After Chart Success Faded, Marty Stuart Became Even More Vital

This appeared on Spartanburg Herald Journal - November 1, 2012

Marty Stuart sounds as if he has a guilty conscience.

“If you turn on contemporary country music radio right now, I helped cause that,” Stuart said with an apologetic laugh.

In the early to mid-1990s, Stuart was among a wave of country superstars whose music had plenty of twang but otherwise seemed to distance itself from the genre's traditional roots in an attempt to appeal to a younger demographic.

“I started listening to what I was playing, and it wasn't country music and it wasn't rock 'n' roll,” Stuart said. “It was just a bunch of nothing. It was neither fish nor fowl.”

By the late '90s, Stuart's singles no longer climbed to the upper echelons of the country music charts. He felt lost and wondered where he'd gone wrong.

“That's when I wiped the board clean,” Stuart said.

He thought back to how he'd gotten into the music business in the first place, as a child prodigy asked at age 13 to join bluegrass legend Lester Flatt's band.

He remembered the tradition-soaked country and bluegrass music he'd grown up loving and wanted to produce music of his own that would pay proper respect to his heroes and mentors.

Stuart's 1999 album, The Pilgrim, was the first indication of a transformation that would eventually turn him into one of traditional country music's greatest ambassadors.

The roots-flavored effort — which included such guests as Johnny Cash, Emmylou Harris, George Jones, Earl Scruggs and Ralph Stanley — received plenty of critical acclaim but was a commercial flop. The lack of massive sales didn't deter Stuart, who was now a man on a mission.

Branching out

Traditional country “is the kind of music that I love more than any other kind of music in the world,” Stuart said. “I had always preserved and collected the treasures of the old world of country music and photographed all the people, but one day I woke up and I realized that the music seemed to be slipping away.

“The art form itself seemed to be going over the cliff, and I saw it as too precious of a thing to allow that to happen to.”

In the past decade, Stuart has done the most impressive and important work of his career, not only as a musician but also as a producer, historian and TV personality.

The Marty Stuart Show, which airs on cable's RFD-TV, hearkens back to such iconic programs as The Porter Wagoner Show and Hee Haw. Stuart uses it as a showcase not only for him and his backing band, The Fabulous Superlatives, but also to shine a spotlight on legendary country musicians of yesteryear.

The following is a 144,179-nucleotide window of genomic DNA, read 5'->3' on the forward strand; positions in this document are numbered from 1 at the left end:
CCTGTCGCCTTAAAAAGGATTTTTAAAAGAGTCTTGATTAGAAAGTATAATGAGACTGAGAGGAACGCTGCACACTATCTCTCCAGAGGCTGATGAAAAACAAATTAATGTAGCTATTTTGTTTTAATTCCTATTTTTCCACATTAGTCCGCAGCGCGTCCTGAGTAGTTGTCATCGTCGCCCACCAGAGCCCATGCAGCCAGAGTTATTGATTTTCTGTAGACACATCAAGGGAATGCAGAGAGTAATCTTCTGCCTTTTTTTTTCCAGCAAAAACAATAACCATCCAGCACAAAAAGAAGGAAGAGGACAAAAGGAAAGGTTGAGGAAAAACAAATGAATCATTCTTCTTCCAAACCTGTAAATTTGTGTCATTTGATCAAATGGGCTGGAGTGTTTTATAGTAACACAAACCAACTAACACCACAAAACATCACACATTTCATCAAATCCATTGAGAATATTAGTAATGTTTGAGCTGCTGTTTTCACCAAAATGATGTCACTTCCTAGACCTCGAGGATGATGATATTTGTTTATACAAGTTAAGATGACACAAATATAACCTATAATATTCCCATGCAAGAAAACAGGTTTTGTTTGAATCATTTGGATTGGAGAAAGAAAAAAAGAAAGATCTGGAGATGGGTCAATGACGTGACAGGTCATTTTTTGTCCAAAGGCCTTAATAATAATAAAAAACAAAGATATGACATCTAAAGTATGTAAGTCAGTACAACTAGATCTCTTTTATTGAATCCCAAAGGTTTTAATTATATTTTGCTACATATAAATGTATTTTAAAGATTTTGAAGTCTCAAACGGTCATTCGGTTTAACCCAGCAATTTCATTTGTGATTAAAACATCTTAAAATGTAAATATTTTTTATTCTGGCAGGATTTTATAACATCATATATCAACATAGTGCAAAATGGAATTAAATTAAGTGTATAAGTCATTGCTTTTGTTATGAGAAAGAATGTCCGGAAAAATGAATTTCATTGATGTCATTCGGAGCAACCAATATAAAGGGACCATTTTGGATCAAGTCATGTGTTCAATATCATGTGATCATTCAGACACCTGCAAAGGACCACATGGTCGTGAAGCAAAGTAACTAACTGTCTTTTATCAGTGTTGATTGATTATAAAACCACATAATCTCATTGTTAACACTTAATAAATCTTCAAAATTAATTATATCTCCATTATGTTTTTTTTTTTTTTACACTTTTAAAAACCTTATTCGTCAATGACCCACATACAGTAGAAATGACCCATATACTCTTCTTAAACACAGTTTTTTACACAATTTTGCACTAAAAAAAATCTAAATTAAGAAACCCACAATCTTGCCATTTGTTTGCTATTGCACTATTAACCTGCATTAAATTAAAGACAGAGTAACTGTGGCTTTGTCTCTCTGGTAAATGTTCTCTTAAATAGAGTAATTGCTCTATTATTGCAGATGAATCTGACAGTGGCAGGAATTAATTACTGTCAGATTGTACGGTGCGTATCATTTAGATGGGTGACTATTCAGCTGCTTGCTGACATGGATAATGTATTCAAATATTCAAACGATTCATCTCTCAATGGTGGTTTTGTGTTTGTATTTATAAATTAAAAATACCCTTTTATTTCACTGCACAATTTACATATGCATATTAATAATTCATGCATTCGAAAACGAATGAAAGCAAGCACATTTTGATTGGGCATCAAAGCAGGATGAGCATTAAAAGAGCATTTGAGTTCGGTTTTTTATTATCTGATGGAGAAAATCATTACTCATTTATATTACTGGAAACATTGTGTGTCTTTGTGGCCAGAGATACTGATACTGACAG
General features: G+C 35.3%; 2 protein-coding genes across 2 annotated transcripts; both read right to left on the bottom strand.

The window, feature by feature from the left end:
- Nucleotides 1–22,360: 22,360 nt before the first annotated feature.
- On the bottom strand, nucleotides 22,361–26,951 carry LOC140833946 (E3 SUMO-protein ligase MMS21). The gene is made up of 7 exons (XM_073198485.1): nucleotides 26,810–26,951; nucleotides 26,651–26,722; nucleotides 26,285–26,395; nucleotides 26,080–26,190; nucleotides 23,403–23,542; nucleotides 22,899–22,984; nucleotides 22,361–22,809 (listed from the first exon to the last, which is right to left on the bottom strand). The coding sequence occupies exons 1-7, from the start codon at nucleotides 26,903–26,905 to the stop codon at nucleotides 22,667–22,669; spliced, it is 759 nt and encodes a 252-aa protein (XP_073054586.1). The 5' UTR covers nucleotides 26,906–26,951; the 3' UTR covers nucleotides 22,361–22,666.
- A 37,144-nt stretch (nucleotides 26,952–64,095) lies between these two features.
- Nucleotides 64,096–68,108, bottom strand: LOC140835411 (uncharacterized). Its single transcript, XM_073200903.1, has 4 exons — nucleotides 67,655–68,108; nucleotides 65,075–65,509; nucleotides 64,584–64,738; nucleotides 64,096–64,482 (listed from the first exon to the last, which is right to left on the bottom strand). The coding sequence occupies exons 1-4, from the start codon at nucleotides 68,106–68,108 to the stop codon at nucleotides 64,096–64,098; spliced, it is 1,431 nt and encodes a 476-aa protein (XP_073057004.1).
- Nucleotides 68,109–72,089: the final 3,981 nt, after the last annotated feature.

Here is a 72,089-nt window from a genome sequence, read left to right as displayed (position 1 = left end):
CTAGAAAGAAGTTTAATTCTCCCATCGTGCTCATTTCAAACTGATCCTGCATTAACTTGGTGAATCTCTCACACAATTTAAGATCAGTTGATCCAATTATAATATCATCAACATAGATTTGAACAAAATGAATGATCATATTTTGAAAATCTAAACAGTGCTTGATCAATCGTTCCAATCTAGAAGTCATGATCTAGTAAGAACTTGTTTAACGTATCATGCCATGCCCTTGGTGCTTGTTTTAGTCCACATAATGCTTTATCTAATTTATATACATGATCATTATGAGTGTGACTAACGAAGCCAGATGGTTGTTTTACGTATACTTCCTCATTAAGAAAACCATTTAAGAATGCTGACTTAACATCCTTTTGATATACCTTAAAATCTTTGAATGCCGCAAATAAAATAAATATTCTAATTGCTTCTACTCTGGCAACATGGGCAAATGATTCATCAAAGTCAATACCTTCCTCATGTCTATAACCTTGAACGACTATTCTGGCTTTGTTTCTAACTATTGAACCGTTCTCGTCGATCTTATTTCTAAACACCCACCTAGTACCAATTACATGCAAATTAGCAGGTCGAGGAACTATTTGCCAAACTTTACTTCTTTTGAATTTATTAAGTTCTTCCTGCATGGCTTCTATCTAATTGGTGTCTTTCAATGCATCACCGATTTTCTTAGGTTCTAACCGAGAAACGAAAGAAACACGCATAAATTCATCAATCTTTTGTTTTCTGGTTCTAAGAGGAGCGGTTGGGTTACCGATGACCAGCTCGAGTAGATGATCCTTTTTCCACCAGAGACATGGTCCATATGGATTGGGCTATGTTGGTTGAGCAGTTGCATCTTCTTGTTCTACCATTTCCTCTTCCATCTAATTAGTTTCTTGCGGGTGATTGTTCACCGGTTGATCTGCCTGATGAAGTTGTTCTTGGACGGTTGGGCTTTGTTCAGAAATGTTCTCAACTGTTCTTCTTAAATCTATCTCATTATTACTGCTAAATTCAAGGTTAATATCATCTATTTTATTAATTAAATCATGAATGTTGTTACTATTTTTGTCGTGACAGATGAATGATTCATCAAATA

Among those Stuart has featured on the show is banjo legend and Spartanburg native Buck Trent, who also appears on Stuart's latest studio album, Nashville, Volume 1: Tear the Woodpile Down.

“Sometimes Buck gets overlooked and kind of viewed as just a humorist and sort of a character, which is cool because he enjoys that side of things too,” Stuart said. “But what I see in Buck Trent is so much more.

“He's one of the greatest country musicians I've ever known. Sometimes it's great to put him back inside of a song and let him play that stuff that made us all love him in the first place.”

It's worth noting that Stuart produced the late Porter Wagoner's final studio album, Wagonmaster, as well as one for Stuart's wife, Connie Smith, who last week received her long-overdue induction into the Country Music Hall of Fame.

Given the respect that Stuart has for traditional country music, it seems appropriate that his current tour would make a stop Saturday at the Don Gibson Theatre in Shelby, North Carolina, a venue named for the legendary singer-songwriter who famously penned “I Can't Stop Loving You” and “Oh Lonesome Me” on the same day.

“When (Gibson's classic) recordings come on, they sound like they were made yesterday,” Stuart said. “They're so fresh and timeless. And, as a performer, he had so much soul as a country singer. I just loved his singing.”

By Dan Armonaitis

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